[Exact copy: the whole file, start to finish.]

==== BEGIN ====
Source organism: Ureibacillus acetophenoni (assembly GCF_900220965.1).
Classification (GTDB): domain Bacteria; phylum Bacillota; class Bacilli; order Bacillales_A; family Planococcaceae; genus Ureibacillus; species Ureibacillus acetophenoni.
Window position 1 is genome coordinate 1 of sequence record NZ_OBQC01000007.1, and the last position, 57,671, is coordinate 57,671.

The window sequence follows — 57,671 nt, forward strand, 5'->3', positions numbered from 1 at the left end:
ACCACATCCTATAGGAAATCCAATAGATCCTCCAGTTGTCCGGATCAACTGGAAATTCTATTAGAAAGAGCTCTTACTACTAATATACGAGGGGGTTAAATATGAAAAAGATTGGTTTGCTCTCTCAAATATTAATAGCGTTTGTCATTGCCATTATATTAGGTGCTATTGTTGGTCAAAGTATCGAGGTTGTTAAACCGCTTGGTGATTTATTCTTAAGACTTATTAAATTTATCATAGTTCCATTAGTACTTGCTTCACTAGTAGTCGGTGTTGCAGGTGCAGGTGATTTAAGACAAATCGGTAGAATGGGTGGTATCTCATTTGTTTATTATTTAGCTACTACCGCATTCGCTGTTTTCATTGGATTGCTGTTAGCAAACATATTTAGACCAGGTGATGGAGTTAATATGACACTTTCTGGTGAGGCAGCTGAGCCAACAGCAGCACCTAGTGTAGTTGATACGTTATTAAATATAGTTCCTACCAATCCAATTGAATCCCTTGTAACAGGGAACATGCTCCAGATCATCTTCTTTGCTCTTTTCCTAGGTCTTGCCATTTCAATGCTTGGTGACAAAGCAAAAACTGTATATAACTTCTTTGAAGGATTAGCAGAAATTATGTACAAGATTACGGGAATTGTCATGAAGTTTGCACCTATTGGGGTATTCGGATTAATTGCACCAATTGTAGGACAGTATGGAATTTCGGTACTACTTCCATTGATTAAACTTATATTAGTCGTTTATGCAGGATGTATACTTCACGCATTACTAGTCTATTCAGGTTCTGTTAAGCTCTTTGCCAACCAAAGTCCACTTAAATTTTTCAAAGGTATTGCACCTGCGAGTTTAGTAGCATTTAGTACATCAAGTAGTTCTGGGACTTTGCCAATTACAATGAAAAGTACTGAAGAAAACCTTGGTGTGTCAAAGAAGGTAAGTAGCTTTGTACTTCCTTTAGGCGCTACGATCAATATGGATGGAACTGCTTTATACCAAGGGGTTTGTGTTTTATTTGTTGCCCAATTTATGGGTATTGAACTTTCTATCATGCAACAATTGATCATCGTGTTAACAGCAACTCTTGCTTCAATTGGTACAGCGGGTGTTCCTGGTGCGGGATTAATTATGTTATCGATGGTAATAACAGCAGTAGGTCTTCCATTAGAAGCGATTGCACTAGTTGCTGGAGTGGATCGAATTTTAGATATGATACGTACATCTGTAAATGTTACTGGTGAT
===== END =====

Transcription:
Source organism: Ureibacillus acetophenoni (assembly GCF_900220965.1).
Classification (GTDB): domain Bacteria; phylum Bacillota; class Bacilli; order Bacillales_A; family Planococcaceae; genus Ureibacillus; species Ureibacillus acetophenoni.
Window position 1 is genome coordinate 1 of sequence record NZ_OBQC01000007.1, and the last position, 57,671, is coordinate 57,671.

The window sequence follows — 57,671 nt, forward strand, 5'->3', positions numbered from 1 at the left end:
ACCACATCCTATAGGAAATCCAATAGATCCTCCAGTTGTCCGGATCAACTGGAAATTCTATTAGAAAGAGCTCTTACTACTAATATACGAGGGGGTTAAATATGAAAAAGATTGGTTTGCTCTCTCAAATATTAATAGCGTTTGTCATTGCCATTATATTAGGTGCTATTGTTGGTCAAAGTATCGAGGTTGTTAAACCGCTTGGTGATTTATTCTTAAGACTTATTAAATTTATCATAGTTCCATTAGTACTTGCTTCACTAGTAGTCGGTGTTGCAGGTGCAGGTGATTTAAGACAAATCGGTAGAATGGGTGGTATCTCATTTGTTTATTATTTAGCTACTACCGCATTCGCTGTTTTCATTGGATTGCTGTTAGCAAACATATTTAGACCAGGTGATGGAGTTAATATGACACTTTCTGGTGAGGCAGCTGAGCCAACAGCAGCACCTAGTGTAGTTGATACGTTATTAAATATAGTTCCTACCAATCCAATTGAATCCCTTGTAACAGGGAACATGCTCCAGATCATCTTCTTTGCTCTTTTCCTAGGTCTTGCCATTTCAATGCTTGGTGACAAAGCAAAAACTGTATATAACTTCTTTGAAGGATTAGCAGAAATTATGTACAAGATTACGGGAATTGTCATGAAGTTTGCACCTATTGGGGTATTCGGATTAATTGCACCAATTGTAGGACAGTATGGAATTTCGGTACTACTTCCATTGATTAAACTTATATTAGTCGTTTATGCAGGATGTATACTTCACGCATTACTAGTCTATTCAGGTTCTGTTAAGCTCTTTGCCAACCAAAGTCCACTTAAATTTTTCAAAGGTATTGCACCTGCGAGTTTAGTAGCATTTAGTACATCAAGTAGTTCTGGGACTTTGCCAATTACAATGAAAAGTACTGAAGAAAACCTTGGTGTGTCAAAGAAGGTAAGTAGCTTTGTACTTCCTTTAGGCGCTACGATCAATATGGATGGAACTGCTTTATACCAAGGGGTTTGTGTTTTATTTGTTGCCCAATTTATGGGTATTGAACTTTCTATCATGCAACAATTGATCATCGTGTTAACAGCAACTCTTGCTTCAATTGGTACAGCGGGTGTTCCTGGTGCGGGATTAATTATGTTATCGATGGTAATAACAGCAGTAGGTCTTCCATTAGAAGCGATTGCACTAGTTGCTGGAGTGGATCGAATTTTAGATATGATACGTACATCTGTAAATGTTACTGGTGAT